Liberties could be taken in decorating the parlor; self-expression was evident.

The Victorian parlor conveyed social standing and an appreciation of culture.

When paying a call, visitors were greeted at the front door by a domestic servant who accepted a calling card to present to the mistress of the house, and if she was not 'engaged', the caller was shown to the parlor.

It was considered improper behavior for the caller to wander around the room while waiting, or to touch anything.  They could and would, however, conduct a visual inspection of their surroundings.

"The parlor should be the room of all others in which good taste should be every-where apparent.  The walls should be pleasant objects to look upon--not dreary blanks of white plaster--and all the arrangements of the room would be home-like, with ornaments, books and flowers, not arranged for show merely, but for pleasant study, recreation or conversation."

Richard A. Wells, A.M.
"Manners, Culture and Dress of the Best American Society", 1891

Depending upon the size of the parlor, furniture was arranged in several intimate groupings.  Until the early 1870's experts suggested that furniture be of a similar style, but before the end of the decade they were calling for a harmonious mixture where no two pieces matched.

"When a room is properly papered, curtained, and carpeted, it may be said to be three-quarters furnished."

Marion Harland
"The Cottage Kitchen", 1883

**All of the above descriptions and quotes are taken from the book, The Victorian Home, by Ellen M. Plante, 1995.

I don't think I have ever shown this room in detail except maybe for one Christmas photo and an occasional seasonal mantle display.  For many months, if not years, it has been used as a dumping ground for items put aside while working on another room.  It was just easier to close off the doors and ignore it.  But now, its time has come, and I am anxious to show it off.

To be honest, I never imagined wanting a parlor.  Just another space to dust and clean.  My vision of a perfect space is a large 'gathering room' with kitchen, dining and living/family all in one.  A comfortable, liveable configuration of relaxation.  But, on the other hand, I had always wanted an 'old' house and when we were lucky enough to find the Cottage, we stuck with how it was originally intended to be.  We did not want to lose the charm of the era.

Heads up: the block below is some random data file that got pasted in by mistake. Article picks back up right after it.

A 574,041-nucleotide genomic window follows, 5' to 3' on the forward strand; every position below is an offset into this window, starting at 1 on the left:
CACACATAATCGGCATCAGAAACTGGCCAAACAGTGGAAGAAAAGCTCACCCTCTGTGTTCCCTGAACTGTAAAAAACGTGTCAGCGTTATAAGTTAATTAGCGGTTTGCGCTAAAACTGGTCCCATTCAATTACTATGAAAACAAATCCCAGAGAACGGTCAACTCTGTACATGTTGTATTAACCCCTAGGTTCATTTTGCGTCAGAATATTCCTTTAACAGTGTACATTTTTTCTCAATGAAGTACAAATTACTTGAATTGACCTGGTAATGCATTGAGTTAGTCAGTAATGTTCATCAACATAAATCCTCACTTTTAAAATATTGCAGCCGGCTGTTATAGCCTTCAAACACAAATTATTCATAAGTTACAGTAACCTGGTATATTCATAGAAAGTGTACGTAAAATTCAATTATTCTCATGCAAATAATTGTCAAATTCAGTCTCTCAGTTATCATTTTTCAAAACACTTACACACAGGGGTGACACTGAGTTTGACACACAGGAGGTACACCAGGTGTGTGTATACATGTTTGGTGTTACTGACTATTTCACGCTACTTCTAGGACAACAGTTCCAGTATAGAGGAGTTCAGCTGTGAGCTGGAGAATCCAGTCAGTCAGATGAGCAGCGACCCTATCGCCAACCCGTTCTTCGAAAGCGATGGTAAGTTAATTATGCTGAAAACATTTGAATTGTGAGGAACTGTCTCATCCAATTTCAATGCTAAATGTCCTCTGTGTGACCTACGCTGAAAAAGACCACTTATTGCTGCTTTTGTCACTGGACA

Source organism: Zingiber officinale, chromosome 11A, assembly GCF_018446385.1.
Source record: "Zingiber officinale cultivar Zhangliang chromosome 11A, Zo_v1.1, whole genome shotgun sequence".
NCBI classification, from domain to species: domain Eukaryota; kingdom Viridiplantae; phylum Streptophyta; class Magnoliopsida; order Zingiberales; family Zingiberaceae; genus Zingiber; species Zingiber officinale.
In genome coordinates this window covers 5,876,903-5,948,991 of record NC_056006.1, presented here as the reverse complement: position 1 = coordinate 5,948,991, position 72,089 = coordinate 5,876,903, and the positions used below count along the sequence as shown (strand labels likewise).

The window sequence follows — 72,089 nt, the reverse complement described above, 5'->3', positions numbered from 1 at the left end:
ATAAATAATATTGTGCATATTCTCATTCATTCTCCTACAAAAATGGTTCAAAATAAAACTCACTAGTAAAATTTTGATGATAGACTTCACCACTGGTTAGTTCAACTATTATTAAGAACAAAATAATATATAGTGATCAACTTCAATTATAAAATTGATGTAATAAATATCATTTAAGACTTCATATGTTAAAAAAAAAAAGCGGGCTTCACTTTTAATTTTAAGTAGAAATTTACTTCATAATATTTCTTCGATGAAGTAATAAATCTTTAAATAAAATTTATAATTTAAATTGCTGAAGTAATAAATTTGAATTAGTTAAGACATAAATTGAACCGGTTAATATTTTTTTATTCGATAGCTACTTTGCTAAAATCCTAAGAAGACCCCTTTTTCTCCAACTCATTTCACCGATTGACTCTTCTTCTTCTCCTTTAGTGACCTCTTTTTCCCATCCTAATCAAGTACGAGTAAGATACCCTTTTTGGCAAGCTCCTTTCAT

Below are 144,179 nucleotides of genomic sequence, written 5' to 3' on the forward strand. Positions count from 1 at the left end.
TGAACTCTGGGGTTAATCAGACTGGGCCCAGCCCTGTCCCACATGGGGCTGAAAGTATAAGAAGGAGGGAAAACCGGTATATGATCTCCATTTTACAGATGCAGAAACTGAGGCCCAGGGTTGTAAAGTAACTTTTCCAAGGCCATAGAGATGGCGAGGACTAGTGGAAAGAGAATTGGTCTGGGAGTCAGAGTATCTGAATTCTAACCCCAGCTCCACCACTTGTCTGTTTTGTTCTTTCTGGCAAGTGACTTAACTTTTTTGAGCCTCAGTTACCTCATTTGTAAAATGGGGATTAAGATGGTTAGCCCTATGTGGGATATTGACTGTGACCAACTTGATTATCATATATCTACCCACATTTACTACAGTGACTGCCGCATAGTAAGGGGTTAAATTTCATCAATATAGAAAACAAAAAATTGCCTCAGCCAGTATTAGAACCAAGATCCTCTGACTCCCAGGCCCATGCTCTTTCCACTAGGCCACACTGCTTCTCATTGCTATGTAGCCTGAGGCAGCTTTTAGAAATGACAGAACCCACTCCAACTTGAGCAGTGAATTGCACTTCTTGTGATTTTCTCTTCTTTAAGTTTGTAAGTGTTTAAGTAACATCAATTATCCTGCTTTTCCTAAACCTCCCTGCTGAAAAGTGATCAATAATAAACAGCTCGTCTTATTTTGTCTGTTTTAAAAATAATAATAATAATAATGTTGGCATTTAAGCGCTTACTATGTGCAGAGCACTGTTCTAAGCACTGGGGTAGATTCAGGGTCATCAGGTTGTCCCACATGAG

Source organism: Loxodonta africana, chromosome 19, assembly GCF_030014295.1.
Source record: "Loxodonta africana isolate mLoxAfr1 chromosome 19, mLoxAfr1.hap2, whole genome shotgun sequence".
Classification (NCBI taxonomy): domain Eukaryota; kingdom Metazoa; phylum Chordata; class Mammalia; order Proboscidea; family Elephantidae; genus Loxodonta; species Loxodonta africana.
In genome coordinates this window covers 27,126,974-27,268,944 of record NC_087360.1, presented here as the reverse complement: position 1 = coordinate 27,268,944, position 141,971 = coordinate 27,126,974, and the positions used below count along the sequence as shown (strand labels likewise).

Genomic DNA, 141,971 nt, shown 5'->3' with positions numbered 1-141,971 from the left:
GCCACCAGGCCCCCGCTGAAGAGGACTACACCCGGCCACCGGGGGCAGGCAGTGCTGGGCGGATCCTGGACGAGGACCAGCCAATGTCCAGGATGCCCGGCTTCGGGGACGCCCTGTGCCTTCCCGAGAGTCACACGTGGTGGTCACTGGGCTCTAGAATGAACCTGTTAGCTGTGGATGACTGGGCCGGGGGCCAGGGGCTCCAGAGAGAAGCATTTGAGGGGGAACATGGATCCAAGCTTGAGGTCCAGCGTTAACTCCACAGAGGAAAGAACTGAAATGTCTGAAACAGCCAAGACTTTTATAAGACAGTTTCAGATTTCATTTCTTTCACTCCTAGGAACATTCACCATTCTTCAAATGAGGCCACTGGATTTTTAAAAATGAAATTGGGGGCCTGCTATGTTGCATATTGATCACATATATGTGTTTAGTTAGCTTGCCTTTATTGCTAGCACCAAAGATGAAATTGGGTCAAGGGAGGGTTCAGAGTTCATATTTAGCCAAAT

Along with all the painting, polishing and cleaning that is involved in an update, here are a few of the projects...

This little commode belonged to my great-grandmother.  When I was about 6 years old, I remember her house burning to the ground, and this was one of the few pieces saved.  My mom ended up with it and painted it a coral color and then green.  I had it for awhile and the Captain stripped it back to the original wood finish.  My sister had it after that and used it for a few years.  Now it is back in my possession and as the wood was nicked and stained, I decided to paint it.  I used ASCP in Louis Blue and Old White.  I put clear and dark wax over it and although I am not entirely happy with the way it turned out, I am learning and may repaint it sometime in the future.

This charming parlor stove also belonged to my great-grandmother and survived the same house fire, and although it is unuseable, it is a valuable piece of my family's history.

I picked this little table up at a garage sale for three dollars.  I painted it with ASCP Louis Blue and rubbed General Furnishings Burnt Umber glaze over the top and also used it as an antique glaze over all.

I changed the lace panels from two to one on each side of the bay and from four to two on the middle window.  It makes for a much lighter, softer, look and lets in more light.  We also hung them inside the window casings instead of outside so that the pretty, original millwork would show.

We have collected a few mirrors over the years and I love the gilded look when the room is all put together.

I have lace panels to add to the french doors which really don't block out any light or sight lines, but just add a little finishing touch, in my opinion, and we are also looking for an appropriate area rug. Pictures will follow when that happens. The french doors are very pretty and add a lot to the cottage look.

I hope you enjoyed a peek at our proper parlor, and if you should happen to visit, you certainly won't be met at the door by a domestic servant (although sometimes I feel like one. Oh, no, that's what the Captain says), and I won't mind, at all, if you move
 around and touch things!